DEAR ANNIE: I have a close acquaintance who is a fitness instructor at the health club where I often work out. Two years ago, I saw her at a local peace parade and got very worked up over something she wrote on the signs she was wearing. I became so crazed over it that I forgot myself and said some awful things about her. I also stopped going to her workout classes for a month and deleted her Facebook pages. Then I found out her husband had had a stroke the day of the parade.
I realized how hideous my behavior had been. I returned to her workout class and intended to apologize profusely to her, but she wasn’t there that day. When she finally came back, I told her I’d been praying for her and her husband.
Sometimes it seems she has forgiven me and everything is the same between us, but on other days, I’m not so sure. I apologized to her, in a general way, in a holiday greeting card, not mentioning the parade. I’ve lost countless hours of sleep crying from guilt, shame and regret. I’ve finally decided I have to do something. Please print this so she can see it and we can talk about it. — Distraught
DEAR DISTRAUGHT: Printing this in the paper and hoping she sees it is a copout. You need to put your spine in place and talk to her directly, no matter how hard it is. A semi-apology in a holiday greeting card doesn’t count, and telling her you will pray for her is kind, but insufficient.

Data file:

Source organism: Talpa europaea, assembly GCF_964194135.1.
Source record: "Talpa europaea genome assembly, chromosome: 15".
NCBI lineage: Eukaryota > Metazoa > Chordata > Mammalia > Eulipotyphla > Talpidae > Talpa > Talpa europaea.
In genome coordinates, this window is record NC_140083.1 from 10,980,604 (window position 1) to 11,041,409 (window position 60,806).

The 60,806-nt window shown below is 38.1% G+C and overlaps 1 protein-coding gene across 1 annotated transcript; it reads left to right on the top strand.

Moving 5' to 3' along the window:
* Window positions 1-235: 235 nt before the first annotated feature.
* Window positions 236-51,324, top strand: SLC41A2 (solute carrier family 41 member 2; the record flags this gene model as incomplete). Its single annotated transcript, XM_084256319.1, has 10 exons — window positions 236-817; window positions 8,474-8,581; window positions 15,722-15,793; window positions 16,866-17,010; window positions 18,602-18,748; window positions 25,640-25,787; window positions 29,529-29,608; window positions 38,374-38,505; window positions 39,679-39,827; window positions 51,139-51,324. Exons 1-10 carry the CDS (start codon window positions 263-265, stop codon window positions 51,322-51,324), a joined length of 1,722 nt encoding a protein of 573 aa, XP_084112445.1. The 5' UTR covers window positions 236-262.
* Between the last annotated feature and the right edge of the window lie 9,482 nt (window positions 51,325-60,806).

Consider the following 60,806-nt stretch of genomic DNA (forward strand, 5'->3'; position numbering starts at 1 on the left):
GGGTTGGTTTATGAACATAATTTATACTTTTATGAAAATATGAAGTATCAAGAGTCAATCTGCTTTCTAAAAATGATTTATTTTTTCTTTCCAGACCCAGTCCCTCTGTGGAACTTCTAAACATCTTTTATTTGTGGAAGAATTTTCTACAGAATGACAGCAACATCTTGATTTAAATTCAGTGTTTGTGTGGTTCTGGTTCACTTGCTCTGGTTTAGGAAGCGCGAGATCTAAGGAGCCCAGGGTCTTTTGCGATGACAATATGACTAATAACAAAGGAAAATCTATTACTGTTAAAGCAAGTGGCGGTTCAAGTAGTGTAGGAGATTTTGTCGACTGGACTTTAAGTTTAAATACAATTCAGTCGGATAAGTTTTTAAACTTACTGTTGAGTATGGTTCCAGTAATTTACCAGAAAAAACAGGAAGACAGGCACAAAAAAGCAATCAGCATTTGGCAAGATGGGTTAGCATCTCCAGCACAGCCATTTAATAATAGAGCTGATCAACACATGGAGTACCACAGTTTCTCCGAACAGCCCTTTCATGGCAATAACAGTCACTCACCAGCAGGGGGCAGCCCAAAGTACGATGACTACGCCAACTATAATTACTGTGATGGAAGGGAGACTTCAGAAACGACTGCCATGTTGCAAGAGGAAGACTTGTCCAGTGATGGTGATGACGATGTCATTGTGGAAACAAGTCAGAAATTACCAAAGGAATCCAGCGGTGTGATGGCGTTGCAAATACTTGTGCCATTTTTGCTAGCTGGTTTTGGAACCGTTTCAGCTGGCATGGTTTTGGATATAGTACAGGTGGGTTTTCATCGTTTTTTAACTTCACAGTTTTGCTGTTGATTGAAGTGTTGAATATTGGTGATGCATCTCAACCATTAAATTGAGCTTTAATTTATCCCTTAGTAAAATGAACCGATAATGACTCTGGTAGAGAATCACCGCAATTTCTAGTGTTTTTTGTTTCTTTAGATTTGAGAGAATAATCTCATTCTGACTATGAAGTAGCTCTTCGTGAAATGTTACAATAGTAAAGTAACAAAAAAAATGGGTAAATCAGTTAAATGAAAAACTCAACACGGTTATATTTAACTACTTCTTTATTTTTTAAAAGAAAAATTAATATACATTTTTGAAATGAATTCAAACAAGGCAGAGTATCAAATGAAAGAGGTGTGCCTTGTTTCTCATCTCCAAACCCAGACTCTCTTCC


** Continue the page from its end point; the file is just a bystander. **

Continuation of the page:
Ask your friend whether she is available for coffee, or find some other time when neither of you is rushed and you can speak privately. Here’s what you say: “I know it’s been a while, but I need to tell you how sorry I am for my behavior at the parade and afterward. I don’t know what came over me. I value our friendship a great deal, and I am hoping you can forgive me.” Whatever happens after that, at least you will know you truly tried to make it right.
DEAR ANNIE: “Grandma” has every right to be concerned about her stepson’s nearly 3-year-old child who barely speaks. She should follow her instincts and strongly encourage that the girl be assessed by a speech therapist. The lack of expressive language could also be a sign of autism.
While the suggestions to spend more time interacting with the child are great, professional intervention might be necessary. It is deplorable that the pediatrician has not caught this, as early intervention can change the trajectory of a child’s life.
As a special education teacher over the past 10 years, I’ve seen the terrible repercussions caused by the lack of early intervention and the overworked school systems that regularly miss identifying these needs. — Concerned Special Ed Teacher
DEAR TEACHER: Several readers pointed out that the lack of speech could be a sign of autism. Others told us that their kids didn’t speak much at that age and turned out just fine. There’s no way for us to know what’s going on, but we absolutely concur that the child should be evaluated by a speech therapist to find out. Unfortunately, that is Dad’s call, and he seems disinclined to do anything. If “Grandma” can take her, wonderful. If not, talking and reading to this little girl could be a godsend.
Annie’s Mailbox is written by Kathy Mitchell and Marcy Sugar, longtime editors of the Ann Landers column.